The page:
Up to now, no one has contested the explanation that has been provided by the WT Society and their official history. Supposedly, Russell sold his clothing store and financed his activities from the proceeds.
Anyone familiar with printing and shipping knows that the large quantities of material Russell distributed free had to cost in just one year alone more than the proceeds from selling his store. On top of that, Russell had legal fees from repeated court battles, exorbant travelling costs, and a full-time staff to house and feed.
His followers were not required to give up their money to become Bible Students. So where did the money come from? The foreign branches received free literature some of which they sold, and came up short even after some sales and donations. Bear in mind, the WT Society was not efficient as it is today. Today they make their own ink and have the latest equipment to typeset and print with. But back then, at least part of the books Russell printed he paid outside printers to print.
Up to now, it has been stated that Russell was a genius with money. That kind of statement simply clouds what really happened. Russell was not Rumplestiltchen. If he was such a man of finance (and he certainly had the reputation then), it seems hard to picture him sending out his people to stand in front of churches to hand out expensive books free to Christians as they left. A man that loose with his own money would hardly makes a fortune in ten years of running a clothing store. Russell wasn't being careless with his money, because he was not having to finance his operation himself. His backers were obviously quite rich and powerful.
The Greek Orthodox church which jealously guards it turf, has repeatedly accused the Jehovah's Witnesses of being financed by the agents of "International Zionism."10 This topic is discussed more in chapter 6.
It will surprise many people to learn that Charles T. and his father Joseph L. were quite poor in 1870. They boarded and their store was rented to them. In 1870, they were not involved in religion yet, and between the two of them they had not a single piece of property. Joseph's personal belongings were $2,000.11
Actually, they were doing fine, considering Joseph had left Ireland during the Potato famine, and had left owing his brother-in-law money.12
The first good financial break was when Charles T. Russell's uncle by the same name died Dec. 1875. His father inherited $1,000.13 Because his father and him were in business together, this was a real boost. According to court testimony, Russell had a chain of 5 stores by 1880. Soon Russell invested in oil in Butler Co. and his father and him opened a scrap metal business in 1882.14 They closed the men's furnishing business in 1883.
Charles bought out his father, and when his father died in 1897, his will reveals that he had 3 houses and lots in Allegheny, PA. a house and 3 lots at Farfron Springs, FL. along with another 25 acres, 160 acres in Polk Co.,FL and stock in the Carlin Co. Besides that he had shares of stock in the Railway and Dock Construction Co. of NYC which C.T. Russell inherited.15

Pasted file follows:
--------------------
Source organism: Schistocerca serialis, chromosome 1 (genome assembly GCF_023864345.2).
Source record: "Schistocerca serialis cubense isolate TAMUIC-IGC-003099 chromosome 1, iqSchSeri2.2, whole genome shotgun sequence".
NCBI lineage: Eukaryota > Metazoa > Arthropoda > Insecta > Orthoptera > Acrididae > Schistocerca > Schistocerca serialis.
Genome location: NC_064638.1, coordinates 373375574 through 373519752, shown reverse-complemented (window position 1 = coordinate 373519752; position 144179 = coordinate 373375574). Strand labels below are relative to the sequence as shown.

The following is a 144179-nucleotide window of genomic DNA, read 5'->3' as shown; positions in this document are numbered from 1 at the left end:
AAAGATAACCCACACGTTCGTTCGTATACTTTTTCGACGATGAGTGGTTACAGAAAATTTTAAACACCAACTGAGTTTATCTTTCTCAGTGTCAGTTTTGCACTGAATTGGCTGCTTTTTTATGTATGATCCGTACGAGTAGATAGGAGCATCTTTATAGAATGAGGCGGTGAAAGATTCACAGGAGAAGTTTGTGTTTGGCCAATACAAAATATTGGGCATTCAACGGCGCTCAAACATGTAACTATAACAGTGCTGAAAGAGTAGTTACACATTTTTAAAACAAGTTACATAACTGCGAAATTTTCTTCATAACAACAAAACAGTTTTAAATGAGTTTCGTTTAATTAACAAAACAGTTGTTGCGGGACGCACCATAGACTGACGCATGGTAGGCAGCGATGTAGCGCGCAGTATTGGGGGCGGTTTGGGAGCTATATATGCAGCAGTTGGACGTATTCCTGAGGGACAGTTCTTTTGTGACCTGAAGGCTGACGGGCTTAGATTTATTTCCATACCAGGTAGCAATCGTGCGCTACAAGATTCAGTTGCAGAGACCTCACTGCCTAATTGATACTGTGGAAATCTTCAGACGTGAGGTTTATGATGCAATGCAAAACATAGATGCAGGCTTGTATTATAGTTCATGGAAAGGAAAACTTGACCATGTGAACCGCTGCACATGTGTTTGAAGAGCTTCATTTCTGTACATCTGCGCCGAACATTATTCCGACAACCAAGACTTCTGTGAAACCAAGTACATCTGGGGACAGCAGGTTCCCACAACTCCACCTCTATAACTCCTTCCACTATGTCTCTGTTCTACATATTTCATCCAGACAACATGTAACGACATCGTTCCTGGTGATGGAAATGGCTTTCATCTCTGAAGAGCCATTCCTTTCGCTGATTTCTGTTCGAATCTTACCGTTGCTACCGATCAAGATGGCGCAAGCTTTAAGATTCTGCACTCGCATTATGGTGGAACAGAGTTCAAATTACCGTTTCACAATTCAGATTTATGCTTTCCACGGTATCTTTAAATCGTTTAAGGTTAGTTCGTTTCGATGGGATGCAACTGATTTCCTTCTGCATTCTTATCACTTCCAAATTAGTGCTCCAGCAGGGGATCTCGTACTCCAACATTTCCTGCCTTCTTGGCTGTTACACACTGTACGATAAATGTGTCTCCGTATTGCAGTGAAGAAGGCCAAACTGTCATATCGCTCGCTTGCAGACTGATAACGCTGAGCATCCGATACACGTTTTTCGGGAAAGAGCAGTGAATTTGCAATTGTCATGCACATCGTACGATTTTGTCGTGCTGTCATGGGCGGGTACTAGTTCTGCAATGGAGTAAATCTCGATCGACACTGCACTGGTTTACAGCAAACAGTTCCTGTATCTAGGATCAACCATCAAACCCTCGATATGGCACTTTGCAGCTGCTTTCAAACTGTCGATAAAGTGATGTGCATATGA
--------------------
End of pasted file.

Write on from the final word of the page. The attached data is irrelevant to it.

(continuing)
Because C.T. Russell's wife divorced him in 1897 Russell hid his money so that his ex-wife would not be able to get any support, in court, C.T. Russell would not honestly state his holdings even under oath. A Reverend J.J. Ross investigated on his own and discovered that Russell had lied under oath. Russell was a stockholder in the Pittsburgh Asphatum Co. which later became the Calif. Asphatum Co. which was the organizer of the Selica Brick Co. Russell also had controlling interest in the Brazilian Turpentine Co. located in Pittsburgh, a cemetary in Pittsburgh. & the U.S. Coal & Coke Co. with capital of $100,000.16 After having lied in court, Pastor Russell had to make a clean breast of his lies when the Reverend Ross confronted him in court with the facts and the charters of some of Russell's companies.17
Russell also had money invested in timber limits. Russell had just secretly purchased silver mines in Nevada, and had gone out to check them out on his western trip when he died.
In 1874, when C.T. Russell began his religious meetings, he also began buying property in Allegheny. He bought again in 1874, 1884, 1885 (two properties), 1889 (four properties), in 1890 (five properties), 1892, 1894, 1896, 1897 (two properties), and four more properties after the turn of the century in that area alone in his own name.18 Further, the WT Society which he had control of had ownership of numerous properties. Russell had control (99% of the snares) of the U.S. Investment Co.,Ltd. which in turn held 38 houses and lots in Binghamton, NY, several lots in Tacoma, WA, a farm near Rochester, NY, a house and lot in Buffalo, NY, a farm in OK, 100 lots in TX, a house and lot near Pittsburgh, and 5,500 acres in KT.19
By the way, the original owners of U.S. Investment Co. were John A. Bohnet (5
shares), Ernest C. Henninges (5 shares), and C.T. Russell (990 shares).20
The popular story is that Pastor Russell gave all his money to his great crusade and died a poor man, leaving his poor wife (the WT Society claims they were only seperated--the divorce papers say otherwise) with only $200.21 The court records show a very rich man indeed. And most of Russell's money came in after he started up his Watch Tower Society.
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